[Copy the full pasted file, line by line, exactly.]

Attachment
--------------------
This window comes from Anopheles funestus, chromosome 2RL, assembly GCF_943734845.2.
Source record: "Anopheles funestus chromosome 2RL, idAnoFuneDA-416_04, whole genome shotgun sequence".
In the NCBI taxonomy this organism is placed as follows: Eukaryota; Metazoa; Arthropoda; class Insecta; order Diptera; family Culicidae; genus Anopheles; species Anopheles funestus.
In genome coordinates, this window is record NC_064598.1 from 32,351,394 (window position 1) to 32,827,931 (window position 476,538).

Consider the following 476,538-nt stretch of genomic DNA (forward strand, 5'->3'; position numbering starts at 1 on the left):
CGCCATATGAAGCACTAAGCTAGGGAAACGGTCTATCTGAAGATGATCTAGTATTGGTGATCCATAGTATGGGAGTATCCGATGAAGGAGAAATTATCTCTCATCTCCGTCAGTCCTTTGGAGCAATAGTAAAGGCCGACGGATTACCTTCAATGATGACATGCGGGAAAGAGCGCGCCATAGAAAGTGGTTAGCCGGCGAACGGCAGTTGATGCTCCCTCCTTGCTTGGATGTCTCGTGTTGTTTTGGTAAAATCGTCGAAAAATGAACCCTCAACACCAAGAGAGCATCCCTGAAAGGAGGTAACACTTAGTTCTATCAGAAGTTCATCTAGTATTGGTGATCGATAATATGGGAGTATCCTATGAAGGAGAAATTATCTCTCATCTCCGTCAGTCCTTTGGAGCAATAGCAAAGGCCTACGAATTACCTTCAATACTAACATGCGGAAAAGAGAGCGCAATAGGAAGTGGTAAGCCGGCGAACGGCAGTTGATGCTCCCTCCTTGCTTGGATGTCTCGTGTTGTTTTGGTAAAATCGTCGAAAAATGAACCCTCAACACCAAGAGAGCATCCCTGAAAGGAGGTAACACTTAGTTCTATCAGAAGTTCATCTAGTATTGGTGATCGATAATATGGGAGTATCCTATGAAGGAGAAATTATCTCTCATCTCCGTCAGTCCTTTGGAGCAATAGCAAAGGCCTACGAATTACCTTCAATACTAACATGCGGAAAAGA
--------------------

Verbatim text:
This window comes from Anopheles funestus, chromosome 2RL, assembly GCF_943734845.2.
Source record: "Anopheles funestus chromosome 2RL, idAnoFuneDA-416_04, whole genome shotgun sequence".
In the NCBI taxonomy this organism is placed as follows: Eukaryota; Metazoa; Arthropoda; class Insecta; order Diptera; family Culicidae; genus Anopheles; species Anopheles funestus.
In genome coordinates, this window is record NC_064598.1 from 32,351,394 (window position 1) to 32,827,931 (window position 476,538).

Consider the following 476,538-nt stretch of genomic DNA (forward strand, 5'->3'; position numbering starts at 1 on the left):
CGCCATATGAAGCACTAAGCTAGGGAAACGGTCTATCTGAAGATGATCTAGTATTGGTGATCCATAGTATGGGAGTATCCGATGAAGGAGAAATTATCTCTCATCTCCGTCAGTCCTTTGGAGCAATAGTAAAGGCCGACGGATTACCTTCAATGATGACATGCGGGAAAGAGCGCGCCATAGAAAGTGGTTAGCCGGCGAACGGCAGTTGATGCTCCCTCCTTGCTTGGATGTCTCGTGTTGTTTTGGTAAAATCGTCGAAAAATGAACCCTCAACACCAAGAGAGCATCCCTGAAAGGAGGTAACACTTAGTTCTATCAGAAGTTCATCTAGTATTGGTGATCGATAATATGGGAGTATCCTATGAAGGAGAAATTATCTCTCATCTCCGTCAGTCCTTTGGAGCAATAGCAAAGGCCTACGAATTACCTTCAATACTAACATGCGGAAAAGAGAGCGCAATAGGAAGTGGTAAGCCGGCGAACGGCAGTTGATGCTCCCTCCTTGCTTGGATGTCTCGTGTTGTTTTGGTAAAATCGTCGAAAAATGAACCCTCAACACCAAGAGAGCATCCCTGAAAGGAGGTAACACTTAGTTCTATCAGAAGTTCATCTAGTATTGGTGATCGATAATATGGGAGTATCCTATGAAGGAGAAATTATCTCTCATCTCCGTCAGTCCTTTGGAGCAATAGCAAAGGCCTACGAATTACCTTCAATACTAACATGCGGAAAAGA